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Get Ready for Big Changes in Global Commerce

By Allen Campbell, Founder and CEO McAlan

Have you heard about Expected European Union Mandatory Due Diligence (EUMDD)?

Based on high-minded ethical principles, impending EUMDD legislation will be revolutionary. It will introduce new compliance burdens, and also provide new opportunities for business success.

Obligations and Sanctions

EUMDD will require companies to identify, cease, prevent or mitigate material potential or actual adverse impacts on:

  • the environment – touching such matters as production of waste, sustainable use of natural resources, pollution, greenhouse gas emissions, deforestation, biodiversity, and ecosystems,

  • human rights – to protect social, trade union, and labor rights, and

  • good governance – to prevent bribery, corruption, and illegal campaign contributions.

(In combination, the above three are commonly referred to as “ESG”, standing for Environmental, Social and Governance factors.)

Companies that are subject to the law will have to perform “due diligence” on companies in their “value chains” – notably including their supply chains – to uncover problems and fix them as stated above.

To ensure compliance, EUMDD contemplates extraordinary enforcement mechanisms:

  • sanctions in the form of

    1. large fines,

    2. being barred from government contracts, and

    3. import bans,

  • extra-judicial remedies, and

  • civil liabilities.

EUMDD will empower a range of government agencies and private parties to enforce it.

Who will be affected?

EUMDD will affect companies in two ways:

  • Direct obligations – imposed on companies that; (i) do business in the European Union and (ii) meet certain criteria: sufficiently big (as defined by three criteria), publicly held ownership or “risky” nature.

  • Indirect obligations – meaning that, as a practical matter, a directly affected company will require companies in its value chain to be in compliance with its “due diligence” policies. For indirectly affected companies. EUMDD compliance will be another cost of doing business.

Many companies outside the EU will be surprised to learn that EUMDD will indirectly affect them. For example, if a United States supplier delivers goods in the U.S. to a U.S. customer that happens to be “directly affected”, that customer will be forced to conduct “due diligence” on the supplier.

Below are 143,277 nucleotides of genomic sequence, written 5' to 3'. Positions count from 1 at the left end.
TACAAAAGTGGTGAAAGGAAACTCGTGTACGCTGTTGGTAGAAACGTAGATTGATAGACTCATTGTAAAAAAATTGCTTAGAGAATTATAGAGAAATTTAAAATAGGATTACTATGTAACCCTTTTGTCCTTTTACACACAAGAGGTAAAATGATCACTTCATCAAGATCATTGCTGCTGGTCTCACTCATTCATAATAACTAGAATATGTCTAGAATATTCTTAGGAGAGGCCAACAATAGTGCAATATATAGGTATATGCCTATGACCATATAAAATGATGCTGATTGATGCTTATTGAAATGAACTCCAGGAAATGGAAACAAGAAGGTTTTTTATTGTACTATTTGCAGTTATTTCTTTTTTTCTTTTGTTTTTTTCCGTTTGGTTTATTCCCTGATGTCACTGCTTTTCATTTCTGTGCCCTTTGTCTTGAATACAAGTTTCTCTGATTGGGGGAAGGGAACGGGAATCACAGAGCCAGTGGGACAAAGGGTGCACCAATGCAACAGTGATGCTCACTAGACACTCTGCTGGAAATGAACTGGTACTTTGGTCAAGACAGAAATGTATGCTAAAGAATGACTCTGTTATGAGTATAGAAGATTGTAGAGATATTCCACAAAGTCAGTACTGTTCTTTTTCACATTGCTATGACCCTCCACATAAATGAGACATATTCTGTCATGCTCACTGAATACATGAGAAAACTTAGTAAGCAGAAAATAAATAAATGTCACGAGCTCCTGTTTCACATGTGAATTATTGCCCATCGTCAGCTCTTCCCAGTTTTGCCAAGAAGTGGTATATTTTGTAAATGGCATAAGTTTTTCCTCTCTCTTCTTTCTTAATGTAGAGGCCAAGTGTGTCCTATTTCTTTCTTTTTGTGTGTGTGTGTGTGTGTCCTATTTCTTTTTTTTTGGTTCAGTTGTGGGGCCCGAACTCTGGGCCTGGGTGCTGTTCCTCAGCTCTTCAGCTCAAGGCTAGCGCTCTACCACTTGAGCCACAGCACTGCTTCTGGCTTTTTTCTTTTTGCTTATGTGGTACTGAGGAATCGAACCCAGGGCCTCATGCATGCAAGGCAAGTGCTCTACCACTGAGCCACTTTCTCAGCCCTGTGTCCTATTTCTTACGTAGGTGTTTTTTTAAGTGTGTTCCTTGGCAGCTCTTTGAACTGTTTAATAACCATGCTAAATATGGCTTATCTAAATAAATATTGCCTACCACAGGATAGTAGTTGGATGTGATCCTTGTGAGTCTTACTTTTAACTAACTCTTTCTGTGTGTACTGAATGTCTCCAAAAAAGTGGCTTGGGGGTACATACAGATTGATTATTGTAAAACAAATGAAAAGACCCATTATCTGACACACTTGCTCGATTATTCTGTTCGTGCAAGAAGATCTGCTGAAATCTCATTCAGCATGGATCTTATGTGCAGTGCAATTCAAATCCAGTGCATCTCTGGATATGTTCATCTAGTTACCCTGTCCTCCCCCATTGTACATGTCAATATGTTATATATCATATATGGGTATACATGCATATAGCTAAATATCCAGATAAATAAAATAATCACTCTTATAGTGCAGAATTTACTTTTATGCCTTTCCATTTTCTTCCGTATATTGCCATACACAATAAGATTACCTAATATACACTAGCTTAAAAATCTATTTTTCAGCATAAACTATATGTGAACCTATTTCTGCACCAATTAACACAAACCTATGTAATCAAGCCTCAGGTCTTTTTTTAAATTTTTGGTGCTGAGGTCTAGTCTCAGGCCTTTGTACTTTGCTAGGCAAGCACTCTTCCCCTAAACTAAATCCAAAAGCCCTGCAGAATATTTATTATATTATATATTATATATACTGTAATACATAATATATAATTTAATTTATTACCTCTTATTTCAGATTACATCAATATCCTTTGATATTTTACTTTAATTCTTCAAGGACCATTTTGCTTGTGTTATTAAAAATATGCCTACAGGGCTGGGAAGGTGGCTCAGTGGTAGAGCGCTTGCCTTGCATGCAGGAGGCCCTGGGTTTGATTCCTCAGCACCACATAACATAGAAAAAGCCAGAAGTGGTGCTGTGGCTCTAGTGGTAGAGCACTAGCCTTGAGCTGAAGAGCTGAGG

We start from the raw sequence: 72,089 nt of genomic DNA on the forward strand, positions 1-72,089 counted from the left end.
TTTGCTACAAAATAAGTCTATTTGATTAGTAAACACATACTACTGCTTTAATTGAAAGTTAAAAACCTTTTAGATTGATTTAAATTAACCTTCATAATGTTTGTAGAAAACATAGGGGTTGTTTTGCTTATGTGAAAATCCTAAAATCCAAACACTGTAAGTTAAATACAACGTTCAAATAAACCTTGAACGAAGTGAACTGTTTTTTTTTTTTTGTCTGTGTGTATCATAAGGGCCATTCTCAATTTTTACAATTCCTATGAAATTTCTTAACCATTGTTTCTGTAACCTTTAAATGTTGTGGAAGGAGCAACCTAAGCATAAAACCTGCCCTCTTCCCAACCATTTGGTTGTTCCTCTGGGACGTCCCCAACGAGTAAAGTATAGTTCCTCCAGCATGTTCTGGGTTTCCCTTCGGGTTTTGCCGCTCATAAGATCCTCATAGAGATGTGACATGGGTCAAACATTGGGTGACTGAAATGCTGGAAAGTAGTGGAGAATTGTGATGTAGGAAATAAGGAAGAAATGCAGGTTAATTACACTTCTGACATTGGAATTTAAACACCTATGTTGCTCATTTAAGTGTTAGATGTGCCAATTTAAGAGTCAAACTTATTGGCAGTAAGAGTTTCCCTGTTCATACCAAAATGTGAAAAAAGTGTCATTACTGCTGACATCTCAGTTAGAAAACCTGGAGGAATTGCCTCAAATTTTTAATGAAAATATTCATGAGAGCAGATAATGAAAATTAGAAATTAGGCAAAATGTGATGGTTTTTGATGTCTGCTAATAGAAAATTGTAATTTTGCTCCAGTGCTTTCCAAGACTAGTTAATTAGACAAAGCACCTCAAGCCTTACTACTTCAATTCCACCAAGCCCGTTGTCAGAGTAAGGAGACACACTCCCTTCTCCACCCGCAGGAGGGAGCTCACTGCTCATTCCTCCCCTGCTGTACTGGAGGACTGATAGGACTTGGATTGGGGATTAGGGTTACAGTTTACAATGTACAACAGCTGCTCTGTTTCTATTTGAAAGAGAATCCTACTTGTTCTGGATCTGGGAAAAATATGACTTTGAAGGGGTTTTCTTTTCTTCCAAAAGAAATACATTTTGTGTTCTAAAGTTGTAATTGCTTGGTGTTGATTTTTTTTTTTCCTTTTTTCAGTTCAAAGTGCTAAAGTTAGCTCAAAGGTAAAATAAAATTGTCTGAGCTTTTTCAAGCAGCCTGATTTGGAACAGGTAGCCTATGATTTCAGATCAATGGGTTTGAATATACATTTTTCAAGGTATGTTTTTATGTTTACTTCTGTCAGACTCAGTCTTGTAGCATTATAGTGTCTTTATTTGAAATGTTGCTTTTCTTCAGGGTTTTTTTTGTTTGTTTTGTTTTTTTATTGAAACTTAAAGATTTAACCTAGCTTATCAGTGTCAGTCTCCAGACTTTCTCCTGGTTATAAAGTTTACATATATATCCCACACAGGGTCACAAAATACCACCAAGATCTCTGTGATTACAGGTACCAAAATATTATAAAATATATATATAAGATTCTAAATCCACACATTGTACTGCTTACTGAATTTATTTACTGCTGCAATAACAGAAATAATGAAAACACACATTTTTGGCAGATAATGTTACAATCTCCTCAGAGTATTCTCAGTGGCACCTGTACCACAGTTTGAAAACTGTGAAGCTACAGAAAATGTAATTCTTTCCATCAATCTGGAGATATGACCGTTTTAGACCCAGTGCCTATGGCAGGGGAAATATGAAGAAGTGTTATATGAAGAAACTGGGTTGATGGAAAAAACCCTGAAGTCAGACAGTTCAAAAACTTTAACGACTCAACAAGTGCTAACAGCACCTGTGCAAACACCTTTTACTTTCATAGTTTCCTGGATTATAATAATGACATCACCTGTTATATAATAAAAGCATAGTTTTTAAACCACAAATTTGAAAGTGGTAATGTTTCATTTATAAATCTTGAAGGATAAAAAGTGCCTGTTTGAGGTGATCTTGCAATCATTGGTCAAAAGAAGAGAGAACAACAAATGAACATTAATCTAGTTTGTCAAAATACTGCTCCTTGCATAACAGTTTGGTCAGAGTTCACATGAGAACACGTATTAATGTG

Here is a hypothetical supply chain example: Assume that a “directly affected” company, an Italian car manufacturer, buys leather from a supply chain in which a tannery employs child labor in inhumane working conditions to process hides from cattle raised on deforested land, perhaps in the Amazon region. EUMDD would require the Italian company to investigate carefully and take appropriate action.

To help the Italian company solve its problem, every company in its supply chain should support appropriate changes. You can see the opportunity for a creative company that wants into a supply chain – and thereby gain a new source of revenues. It can help the Italian company cease, prevent or mitigate the adverse effects – and become a long-term, trusted value chain “partner”.

How to Get Ready

The time to begin is now. EUMDD will probably become law as early as 2023 and not later than 2025. Expect it as an impending certainty – not merely a possibility.

Begin by giving this matter your high-level attention. Reach a preliminary judgment whether your company will be affected by EUMDD.

If you think your company will not be affected, then rest easy, but stay alert, just to be sure.

If you think your company will be affected, then be proactive to get EUMDD taken seriously by your firm’s senior management, including company directors.

Your company will benefit from support from the top. Experience shows that, to be successful, risk and compliance programs need C-suite and board level buy-in and engagement. The same will be true for EUMDD.

If a company will be affected, it can choose one of two strategic options: (i) a “Minimum Strategy” or (ii) an “Opportunity Strategy” – both my terms. A Minimum Strategy does the least that is required by the letter of the law. An Opportunity Strategy uses compliance not just for protection, but to gain an edge. You and your company can become EUMDD leaders for the benefit of the entire value chain.

Whichever strategy your company chooses, “Minimum” or “Opportunity”, coping with EUMDD will require solid planning, careful budgeting and diligent execution. Merely getting the plan in place will likely take at least a few months. For a big or complicated company, implementation may take years.

EUMDD should be managed with digital tools. Your company may already have risk and compliance management programs and/or departments in place. If so, EUMDD management should be coordinated with them, and, ideally, integrated with them. If not, EUMDD can be the catalyst to putting such systems in place.

I suggest approaching EUMDD with an open mind and a positive attitude, rather than anger or dread. It may prove to be a blessing – for you – and for your company.

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ABOUT THE AUTHOR: Allen Campbell earned his law degree from Columbia University School of Law and his MBA from the University of Chicago Booth School of Business. He has broad experience as a practicing lawyer, investment banker, consultant and entrepreneur. His company, McAlan LC, provides Governance, Risk and Compliance (GRC) and ESG information and solutions. McAlan is available to help companies at every stage of their EUMDD journeys. To learn more, see



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